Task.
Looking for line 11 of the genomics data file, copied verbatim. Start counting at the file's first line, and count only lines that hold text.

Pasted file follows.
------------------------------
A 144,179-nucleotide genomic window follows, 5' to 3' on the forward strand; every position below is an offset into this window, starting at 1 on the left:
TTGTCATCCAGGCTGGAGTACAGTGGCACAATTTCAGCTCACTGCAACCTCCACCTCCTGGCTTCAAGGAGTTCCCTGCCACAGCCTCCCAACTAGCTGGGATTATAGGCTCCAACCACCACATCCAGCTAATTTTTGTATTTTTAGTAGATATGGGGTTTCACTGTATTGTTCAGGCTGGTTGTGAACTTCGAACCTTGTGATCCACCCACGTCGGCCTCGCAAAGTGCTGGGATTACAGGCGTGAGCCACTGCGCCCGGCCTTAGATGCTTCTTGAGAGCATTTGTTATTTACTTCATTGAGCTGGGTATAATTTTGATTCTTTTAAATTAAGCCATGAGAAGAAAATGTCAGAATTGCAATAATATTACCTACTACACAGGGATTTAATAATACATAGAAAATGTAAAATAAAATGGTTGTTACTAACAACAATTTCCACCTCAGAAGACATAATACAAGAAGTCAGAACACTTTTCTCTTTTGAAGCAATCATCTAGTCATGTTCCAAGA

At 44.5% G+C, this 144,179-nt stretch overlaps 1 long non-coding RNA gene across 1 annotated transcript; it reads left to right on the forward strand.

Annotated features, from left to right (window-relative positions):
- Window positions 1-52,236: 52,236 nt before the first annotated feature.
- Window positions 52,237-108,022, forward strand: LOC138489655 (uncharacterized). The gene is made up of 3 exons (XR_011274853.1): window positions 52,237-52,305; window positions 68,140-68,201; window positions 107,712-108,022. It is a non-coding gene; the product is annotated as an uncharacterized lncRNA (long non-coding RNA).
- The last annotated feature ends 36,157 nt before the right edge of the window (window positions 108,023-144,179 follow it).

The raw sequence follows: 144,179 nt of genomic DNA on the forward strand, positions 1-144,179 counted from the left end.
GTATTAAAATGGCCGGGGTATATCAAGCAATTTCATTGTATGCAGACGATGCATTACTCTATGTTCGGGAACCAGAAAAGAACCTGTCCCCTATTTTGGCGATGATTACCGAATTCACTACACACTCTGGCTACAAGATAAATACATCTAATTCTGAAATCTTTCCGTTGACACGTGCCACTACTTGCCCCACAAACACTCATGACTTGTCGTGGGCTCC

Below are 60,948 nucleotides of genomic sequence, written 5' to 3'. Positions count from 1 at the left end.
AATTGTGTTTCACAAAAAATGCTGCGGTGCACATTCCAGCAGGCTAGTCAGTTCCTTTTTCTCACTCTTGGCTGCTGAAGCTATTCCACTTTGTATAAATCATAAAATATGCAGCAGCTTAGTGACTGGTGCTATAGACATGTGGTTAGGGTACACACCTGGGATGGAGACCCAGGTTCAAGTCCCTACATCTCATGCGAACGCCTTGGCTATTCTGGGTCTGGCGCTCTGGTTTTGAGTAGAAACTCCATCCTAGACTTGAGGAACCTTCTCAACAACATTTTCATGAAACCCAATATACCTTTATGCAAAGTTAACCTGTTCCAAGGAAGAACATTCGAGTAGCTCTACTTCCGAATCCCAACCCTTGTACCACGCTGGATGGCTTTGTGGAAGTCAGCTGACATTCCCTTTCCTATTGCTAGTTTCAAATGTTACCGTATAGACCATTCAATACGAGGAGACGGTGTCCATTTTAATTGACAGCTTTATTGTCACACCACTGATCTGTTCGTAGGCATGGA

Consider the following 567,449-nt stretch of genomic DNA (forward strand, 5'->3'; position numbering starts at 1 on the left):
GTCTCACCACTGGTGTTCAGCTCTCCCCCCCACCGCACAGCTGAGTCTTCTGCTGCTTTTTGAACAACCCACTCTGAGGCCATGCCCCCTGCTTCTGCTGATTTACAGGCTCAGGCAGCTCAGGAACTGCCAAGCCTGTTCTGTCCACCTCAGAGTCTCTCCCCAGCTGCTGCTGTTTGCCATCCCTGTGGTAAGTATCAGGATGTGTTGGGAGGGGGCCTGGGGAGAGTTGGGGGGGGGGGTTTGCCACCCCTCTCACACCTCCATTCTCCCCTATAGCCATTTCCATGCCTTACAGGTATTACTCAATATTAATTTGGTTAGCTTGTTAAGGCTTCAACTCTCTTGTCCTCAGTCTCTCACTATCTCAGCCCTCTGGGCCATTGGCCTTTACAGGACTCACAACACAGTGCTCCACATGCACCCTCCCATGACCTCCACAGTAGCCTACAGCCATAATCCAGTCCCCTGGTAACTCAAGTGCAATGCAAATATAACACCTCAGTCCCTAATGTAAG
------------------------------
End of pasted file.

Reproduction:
AATTGTGTTTCACAAAAAATGCTGCGGTGCACATTCCAGCAGGCTAGTCAGTTCCTTTTTCTCACTCTTGGCTGCTGAAGCTATTCCACTTTGTATAAATCATAAAATATGCAGCAGCTTAGTGACTGGTGCTATAGACATGTGGTTAGGGTACACACCTGGGATGGAGACCCAGGTTCAAGTCCCTACATCTCATGCGAACGCCTTGGCTATTCTGGGTCTGGCGCTCTGGTTTTGAGTAGAAACTCCATCCTAGACTTGAGGAACCTTCTCAACAACATTTTCATGAAACCCAATATACCTTTATGCAAAGTTAACCTGTTCCAAGGAAGAACATTCGAGTAGCTCTACTTCCGAATCCCAACCCTTGTACCACGCTGGATGGCTTTGTGGAAGTCAGCTGACATTCCCTTTCCTATTGCTAGTTTCAAATGTTACCGTATAGACCATTCAATACGAGGAGACGGTGTCCATTTTAATTGACAGCTTTATTGTCACACCACTGATCTGTTCGTAGGCATGGA